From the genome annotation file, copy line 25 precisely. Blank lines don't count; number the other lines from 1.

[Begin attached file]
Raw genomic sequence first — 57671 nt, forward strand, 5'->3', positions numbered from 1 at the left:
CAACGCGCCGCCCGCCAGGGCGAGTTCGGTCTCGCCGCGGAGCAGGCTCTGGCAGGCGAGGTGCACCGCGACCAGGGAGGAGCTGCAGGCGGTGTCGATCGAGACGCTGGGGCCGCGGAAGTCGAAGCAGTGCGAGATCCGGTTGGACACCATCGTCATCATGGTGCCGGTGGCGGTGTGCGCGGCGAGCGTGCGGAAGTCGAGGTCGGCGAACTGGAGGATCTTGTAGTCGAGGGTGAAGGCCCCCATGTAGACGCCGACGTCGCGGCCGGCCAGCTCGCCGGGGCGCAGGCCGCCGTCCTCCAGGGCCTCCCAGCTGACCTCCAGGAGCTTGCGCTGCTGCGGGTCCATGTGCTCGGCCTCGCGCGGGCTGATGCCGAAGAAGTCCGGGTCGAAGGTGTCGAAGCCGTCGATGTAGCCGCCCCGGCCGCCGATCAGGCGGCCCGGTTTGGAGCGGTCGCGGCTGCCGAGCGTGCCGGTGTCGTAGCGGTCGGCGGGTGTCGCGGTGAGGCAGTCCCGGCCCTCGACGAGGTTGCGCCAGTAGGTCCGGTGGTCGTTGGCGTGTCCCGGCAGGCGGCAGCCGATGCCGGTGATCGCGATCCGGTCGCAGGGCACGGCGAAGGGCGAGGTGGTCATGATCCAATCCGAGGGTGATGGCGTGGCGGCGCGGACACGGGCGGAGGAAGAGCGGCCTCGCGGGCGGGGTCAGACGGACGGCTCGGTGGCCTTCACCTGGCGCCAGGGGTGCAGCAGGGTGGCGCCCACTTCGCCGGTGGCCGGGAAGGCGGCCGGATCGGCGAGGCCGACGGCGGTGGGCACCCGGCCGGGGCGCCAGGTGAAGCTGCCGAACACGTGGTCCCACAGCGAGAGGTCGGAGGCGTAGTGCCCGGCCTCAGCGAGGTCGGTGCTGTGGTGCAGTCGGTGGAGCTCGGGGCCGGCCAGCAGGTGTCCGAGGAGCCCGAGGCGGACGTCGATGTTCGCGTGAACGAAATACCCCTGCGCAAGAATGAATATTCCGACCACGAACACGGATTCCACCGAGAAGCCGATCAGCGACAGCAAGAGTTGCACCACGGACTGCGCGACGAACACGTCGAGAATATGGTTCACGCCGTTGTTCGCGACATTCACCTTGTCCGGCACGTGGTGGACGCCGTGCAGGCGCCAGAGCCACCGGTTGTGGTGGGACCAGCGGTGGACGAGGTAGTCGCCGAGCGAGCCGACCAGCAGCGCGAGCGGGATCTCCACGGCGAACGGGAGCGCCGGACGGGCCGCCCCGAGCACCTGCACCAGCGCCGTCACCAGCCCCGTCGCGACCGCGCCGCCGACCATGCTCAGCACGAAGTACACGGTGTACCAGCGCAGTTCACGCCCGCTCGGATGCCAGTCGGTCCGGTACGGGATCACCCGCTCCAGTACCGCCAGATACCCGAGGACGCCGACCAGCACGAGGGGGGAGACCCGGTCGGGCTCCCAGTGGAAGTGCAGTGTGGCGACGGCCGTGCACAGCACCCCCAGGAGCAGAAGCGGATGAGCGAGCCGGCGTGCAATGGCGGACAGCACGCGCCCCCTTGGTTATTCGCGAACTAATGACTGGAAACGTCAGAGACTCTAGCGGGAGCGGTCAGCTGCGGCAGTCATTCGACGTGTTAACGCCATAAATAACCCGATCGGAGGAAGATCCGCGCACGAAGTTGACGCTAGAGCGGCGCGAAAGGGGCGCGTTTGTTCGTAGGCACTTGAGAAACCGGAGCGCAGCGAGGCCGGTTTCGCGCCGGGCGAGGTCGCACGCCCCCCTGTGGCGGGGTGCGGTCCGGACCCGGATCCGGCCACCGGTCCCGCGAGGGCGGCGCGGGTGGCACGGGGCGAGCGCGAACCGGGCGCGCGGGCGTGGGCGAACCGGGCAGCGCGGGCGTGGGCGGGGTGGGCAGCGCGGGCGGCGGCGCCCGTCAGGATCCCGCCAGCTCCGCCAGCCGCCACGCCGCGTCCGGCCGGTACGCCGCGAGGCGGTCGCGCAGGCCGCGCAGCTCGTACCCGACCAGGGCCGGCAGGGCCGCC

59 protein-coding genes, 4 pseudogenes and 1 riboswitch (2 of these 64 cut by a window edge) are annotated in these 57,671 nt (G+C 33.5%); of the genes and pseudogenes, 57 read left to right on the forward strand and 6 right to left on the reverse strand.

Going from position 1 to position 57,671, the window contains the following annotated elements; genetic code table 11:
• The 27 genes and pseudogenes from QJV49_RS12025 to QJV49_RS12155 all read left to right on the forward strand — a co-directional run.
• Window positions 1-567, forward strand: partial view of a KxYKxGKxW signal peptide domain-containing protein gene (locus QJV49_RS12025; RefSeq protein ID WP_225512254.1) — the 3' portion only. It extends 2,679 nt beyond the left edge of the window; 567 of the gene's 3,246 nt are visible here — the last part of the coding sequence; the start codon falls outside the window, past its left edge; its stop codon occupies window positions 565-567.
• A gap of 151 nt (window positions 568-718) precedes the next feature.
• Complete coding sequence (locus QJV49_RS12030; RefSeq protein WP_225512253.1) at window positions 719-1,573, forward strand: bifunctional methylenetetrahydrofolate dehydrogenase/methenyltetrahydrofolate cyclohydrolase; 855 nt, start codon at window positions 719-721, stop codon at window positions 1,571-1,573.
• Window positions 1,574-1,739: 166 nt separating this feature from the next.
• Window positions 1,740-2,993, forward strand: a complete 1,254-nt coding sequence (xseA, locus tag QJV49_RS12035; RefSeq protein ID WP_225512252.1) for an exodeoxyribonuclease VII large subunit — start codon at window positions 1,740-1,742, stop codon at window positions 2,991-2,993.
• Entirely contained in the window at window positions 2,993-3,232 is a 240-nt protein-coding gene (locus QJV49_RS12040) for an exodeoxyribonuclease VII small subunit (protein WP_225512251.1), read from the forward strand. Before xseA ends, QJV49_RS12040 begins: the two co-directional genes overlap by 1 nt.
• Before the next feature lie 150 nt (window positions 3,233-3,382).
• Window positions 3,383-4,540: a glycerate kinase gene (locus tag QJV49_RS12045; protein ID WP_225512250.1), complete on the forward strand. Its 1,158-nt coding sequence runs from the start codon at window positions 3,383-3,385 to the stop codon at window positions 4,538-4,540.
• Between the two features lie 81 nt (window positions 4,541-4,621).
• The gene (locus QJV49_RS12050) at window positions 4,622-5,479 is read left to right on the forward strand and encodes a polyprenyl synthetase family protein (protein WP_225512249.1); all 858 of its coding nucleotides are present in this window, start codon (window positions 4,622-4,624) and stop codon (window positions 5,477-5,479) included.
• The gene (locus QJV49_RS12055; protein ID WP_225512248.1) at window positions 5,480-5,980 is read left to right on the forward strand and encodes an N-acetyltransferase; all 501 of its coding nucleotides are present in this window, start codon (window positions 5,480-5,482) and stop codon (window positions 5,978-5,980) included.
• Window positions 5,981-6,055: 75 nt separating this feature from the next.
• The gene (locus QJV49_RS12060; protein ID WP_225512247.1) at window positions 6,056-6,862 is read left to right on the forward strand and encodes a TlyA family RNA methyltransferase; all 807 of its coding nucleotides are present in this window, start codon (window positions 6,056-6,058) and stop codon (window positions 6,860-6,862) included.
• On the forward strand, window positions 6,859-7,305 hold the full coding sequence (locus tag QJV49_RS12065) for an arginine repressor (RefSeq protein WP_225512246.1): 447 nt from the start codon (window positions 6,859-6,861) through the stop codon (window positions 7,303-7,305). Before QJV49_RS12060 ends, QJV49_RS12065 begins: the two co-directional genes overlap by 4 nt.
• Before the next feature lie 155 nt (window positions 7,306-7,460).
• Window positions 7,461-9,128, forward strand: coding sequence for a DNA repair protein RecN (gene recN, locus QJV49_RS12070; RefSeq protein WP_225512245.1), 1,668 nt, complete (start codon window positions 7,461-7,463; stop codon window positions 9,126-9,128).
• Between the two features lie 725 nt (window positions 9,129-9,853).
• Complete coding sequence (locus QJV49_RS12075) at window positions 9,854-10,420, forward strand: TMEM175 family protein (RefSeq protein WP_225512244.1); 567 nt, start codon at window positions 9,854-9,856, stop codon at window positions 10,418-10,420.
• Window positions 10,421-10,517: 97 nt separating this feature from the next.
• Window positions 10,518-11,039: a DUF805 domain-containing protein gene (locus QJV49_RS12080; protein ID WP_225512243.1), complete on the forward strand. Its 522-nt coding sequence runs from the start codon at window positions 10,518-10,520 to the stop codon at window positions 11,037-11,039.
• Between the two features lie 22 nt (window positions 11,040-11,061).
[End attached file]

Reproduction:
• Window positions 10,518-11,039: a DUF805 domain-containing protein gene (locus QJV49_RS12080; protein ID WP_225512243.1), complete on the forward strand. Its 522-nt coding sequence runs from the start codon at window positions 10,518-10,520 to the stop codon at window positions 11,037-11,039.